(Ed note: Today we begin a monthly series of posts by the editors and contributors to The Widow's Handbook, which we first learned about when Bruce Kawin joined us a guest author. The first post comes from the volumes co-editor and contributor Lise Menn. Lise is professor emerita of linguistics at the University of Colorado, Boulder, and author of Psycholinguistics: Introduction and Applications (2010) as well as a lifetime's worth of research articles on language development and on aphasia. Earlier poems appeared in anthologies of poems by linguists. In 2007, she began writing about the loss of her husband, linguist William Bright, encouraged since 2008 by her new partner, poet and film historian Bruce F. Kawin. Subsequent posts will appear on the third Friday of the month. -- sdh)
I haven’t sweated over enough words to deserve the title of ‘poet’; I’ve made my living as a linguistics professor, raised two kids (with help from partners, not the feat of single motherhood). Not much time for anything else. But just the other day one of the poems I wrote made a man cry, so maybe I’m not an impostor. Anyway, how The Widows’ Handbook happened was that my husband whom I had loved passionately for twenty years died six months after he was diagnosed with a brain tumor. I felt like the still-standing half of a tree split by lightning, raw heartwood blasted open, looking down at my other half lying on the ground. Friends took care of me. Eventually, I realized that I might get seriously ill if I couldn’t start eating again; I asked my way to a good shrink, went on anti-depressants, went to his office every week and soaked handkerchiefs. The sense of being robbed of love and joy, and of not knowing what I was supposed to be, how I was supposed to be, was overwhelming. There’s no handbook! I wailed at him one day. He nodded.
Words started coming. I’d write one, two, three poems every week or so; I’d hand them to him when I walked in. Here, read these, it’ll save time, then we can talk. Like this:
The days getting longer, suddenly booted by daylight savings time,
Makes me sadder this year. I want to hide in the darkness,
Close the blinds, light the lamps, bury my heart under my work.
Suddenly it’s almost dinner time and the sun is bright,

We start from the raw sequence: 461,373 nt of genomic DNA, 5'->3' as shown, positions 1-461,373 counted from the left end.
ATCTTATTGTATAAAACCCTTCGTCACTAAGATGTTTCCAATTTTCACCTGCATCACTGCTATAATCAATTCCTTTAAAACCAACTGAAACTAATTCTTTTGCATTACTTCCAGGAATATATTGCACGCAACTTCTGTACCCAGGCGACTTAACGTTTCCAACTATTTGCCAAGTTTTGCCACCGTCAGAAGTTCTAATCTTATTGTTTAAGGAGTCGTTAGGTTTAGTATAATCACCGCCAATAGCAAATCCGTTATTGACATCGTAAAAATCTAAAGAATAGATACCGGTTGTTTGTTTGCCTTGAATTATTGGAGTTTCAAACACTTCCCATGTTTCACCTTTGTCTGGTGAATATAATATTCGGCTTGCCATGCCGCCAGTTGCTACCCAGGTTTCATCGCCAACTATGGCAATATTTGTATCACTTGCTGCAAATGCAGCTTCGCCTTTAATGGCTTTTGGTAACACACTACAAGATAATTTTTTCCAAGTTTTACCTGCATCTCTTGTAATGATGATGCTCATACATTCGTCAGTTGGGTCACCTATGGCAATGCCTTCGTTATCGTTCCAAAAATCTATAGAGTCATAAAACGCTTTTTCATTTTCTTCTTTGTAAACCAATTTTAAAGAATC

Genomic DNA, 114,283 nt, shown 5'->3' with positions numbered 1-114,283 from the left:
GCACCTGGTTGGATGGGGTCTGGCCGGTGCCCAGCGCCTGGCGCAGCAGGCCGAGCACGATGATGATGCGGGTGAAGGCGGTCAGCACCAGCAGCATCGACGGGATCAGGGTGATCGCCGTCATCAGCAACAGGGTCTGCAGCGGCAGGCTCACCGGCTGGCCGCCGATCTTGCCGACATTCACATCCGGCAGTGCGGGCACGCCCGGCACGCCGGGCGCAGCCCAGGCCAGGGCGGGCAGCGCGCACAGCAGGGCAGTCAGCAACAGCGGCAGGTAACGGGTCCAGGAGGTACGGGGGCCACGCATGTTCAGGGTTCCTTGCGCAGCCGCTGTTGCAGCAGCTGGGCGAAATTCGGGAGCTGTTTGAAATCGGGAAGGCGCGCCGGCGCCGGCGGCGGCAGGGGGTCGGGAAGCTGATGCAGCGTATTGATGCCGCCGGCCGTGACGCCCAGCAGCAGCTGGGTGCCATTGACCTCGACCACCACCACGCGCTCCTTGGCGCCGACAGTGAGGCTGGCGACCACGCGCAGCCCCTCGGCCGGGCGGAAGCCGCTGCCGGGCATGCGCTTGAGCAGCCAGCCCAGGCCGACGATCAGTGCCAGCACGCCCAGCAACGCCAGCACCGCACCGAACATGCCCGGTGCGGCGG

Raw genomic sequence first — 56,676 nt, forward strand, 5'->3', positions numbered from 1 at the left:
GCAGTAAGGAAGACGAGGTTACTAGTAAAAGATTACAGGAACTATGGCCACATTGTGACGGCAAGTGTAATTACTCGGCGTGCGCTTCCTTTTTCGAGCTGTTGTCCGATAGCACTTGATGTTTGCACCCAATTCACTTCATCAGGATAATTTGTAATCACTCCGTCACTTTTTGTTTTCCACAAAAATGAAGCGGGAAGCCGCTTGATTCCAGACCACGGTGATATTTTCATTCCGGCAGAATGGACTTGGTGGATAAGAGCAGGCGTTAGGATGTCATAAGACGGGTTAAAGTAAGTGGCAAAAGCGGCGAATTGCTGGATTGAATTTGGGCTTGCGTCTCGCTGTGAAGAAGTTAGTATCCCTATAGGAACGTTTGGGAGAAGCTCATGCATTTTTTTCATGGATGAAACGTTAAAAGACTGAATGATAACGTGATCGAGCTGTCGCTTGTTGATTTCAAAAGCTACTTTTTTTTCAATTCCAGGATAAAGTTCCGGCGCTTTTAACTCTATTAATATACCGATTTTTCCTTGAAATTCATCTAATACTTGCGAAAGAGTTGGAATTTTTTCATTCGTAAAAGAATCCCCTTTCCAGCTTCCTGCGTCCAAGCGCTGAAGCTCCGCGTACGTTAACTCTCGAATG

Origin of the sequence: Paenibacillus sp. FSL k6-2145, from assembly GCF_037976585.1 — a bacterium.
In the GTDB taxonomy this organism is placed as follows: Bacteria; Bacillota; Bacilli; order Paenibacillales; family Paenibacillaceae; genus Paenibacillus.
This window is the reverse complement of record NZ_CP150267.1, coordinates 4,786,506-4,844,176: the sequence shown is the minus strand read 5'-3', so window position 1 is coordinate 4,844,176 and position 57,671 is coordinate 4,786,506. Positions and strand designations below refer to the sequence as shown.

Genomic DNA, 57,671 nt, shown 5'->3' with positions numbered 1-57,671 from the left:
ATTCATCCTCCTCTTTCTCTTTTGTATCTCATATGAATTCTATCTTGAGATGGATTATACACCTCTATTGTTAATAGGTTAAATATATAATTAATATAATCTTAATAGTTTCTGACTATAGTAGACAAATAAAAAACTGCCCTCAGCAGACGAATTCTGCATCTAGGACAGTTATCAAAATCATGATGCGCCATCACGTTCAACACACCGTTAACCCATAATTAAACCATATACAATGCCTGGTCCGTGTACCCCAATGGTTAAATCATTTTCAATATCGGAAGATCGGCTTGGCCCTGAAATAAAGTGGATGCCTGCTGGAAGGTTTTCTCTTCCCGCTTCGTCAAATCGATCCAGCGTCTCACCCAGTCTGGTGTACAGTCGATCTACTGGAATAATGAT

The crocuses are out there, and the tulip spear-tips,
Purple-edged against the brown mud.
I am supposed to be feeling stronger and happier and all that,
But the long beautiful evenings that used to be ours
Stretch ahead of me desolate.
Darkness was better.
We talked. It helped. So did Time.
Two years later, off meds and out of treatment, dating a good man (poet, English prof; bitterly divorced, encouraging). Mostly done with crying, but not with mourning. Took my poems with me to visit my classmate Jacqueline Lapidus, who’d spent her life in the publishing world. Also widowed, also someone who’d written poems all her life. Struck by what we had together, she proposed putting out a call for submissions and creating an anthology of writing about widowhood by widows. What would I know about that? I say. Anyway, I’m in the middle of a big project with the publisher breathing down my neck. Leave it to me, she says. A year later, I find myself helping her choose the 200-odd that we can’t possibly turn down from about 450 poems and short prose pieces.
Why am I telling you this? Because of what I learned; about poetry, and about putting together a collection of poetry. What I knew before starting to work with Jacqueline was only this: Some words are beautiful; some words evoke beauty, some lines have it both ways. Thou art more lovely, and more temperate.
What I learned: some words have another kind of - is it beauty? Maybe. Forget that debate for now. Truth is what they have, intense, hard, no bullshit. No fat on them, and not much in the way of clothes. Like this one, by Ruth S. Rothstein:
If I could, I would
crawl in under the dirt and
cuddle up with you.
Here are excerpts from The Golem, from Jessica de Koninck:
…desiring, as I do, to recreate you from clay,
dry grass, beach glass and sand,
wood shavings, graphite, the earth
around your plain pine box. Anything,
to bring you back.
…. I would sit beside you.Breathless,
we would drive away. In our silence
I might forget, golem do not speak,
cannot differentiate the living
from the dead and out of ignorance
do harm. No one in this room
has risen from the dead. No one’s
kiss tastes of maggots and ash,
The Widows’ Handbook has a purpose: to tell the truths of widows’ experiences; no waste, no clichés, no recipes.
As Jacqueline and I considered the submissions, along with published work by widowed writers that we might request permission to reprint (Tess Gallagher, Sandra Gilbert, Mary Oliver, Patricia Fargnoli…), dozens of individual experiences emerged. There were widows with young children; women who had lost lovers, female and male; widows whose husbands died slowly, whose husbands died suddenly, whose husbands had killed themselves, selfishly or generously. Widows snubbed by old friends, widows surrounded by idiotic well-wishers, widows whose grown children moved out or (messily) back in, widows annoyed by matchmaking friends.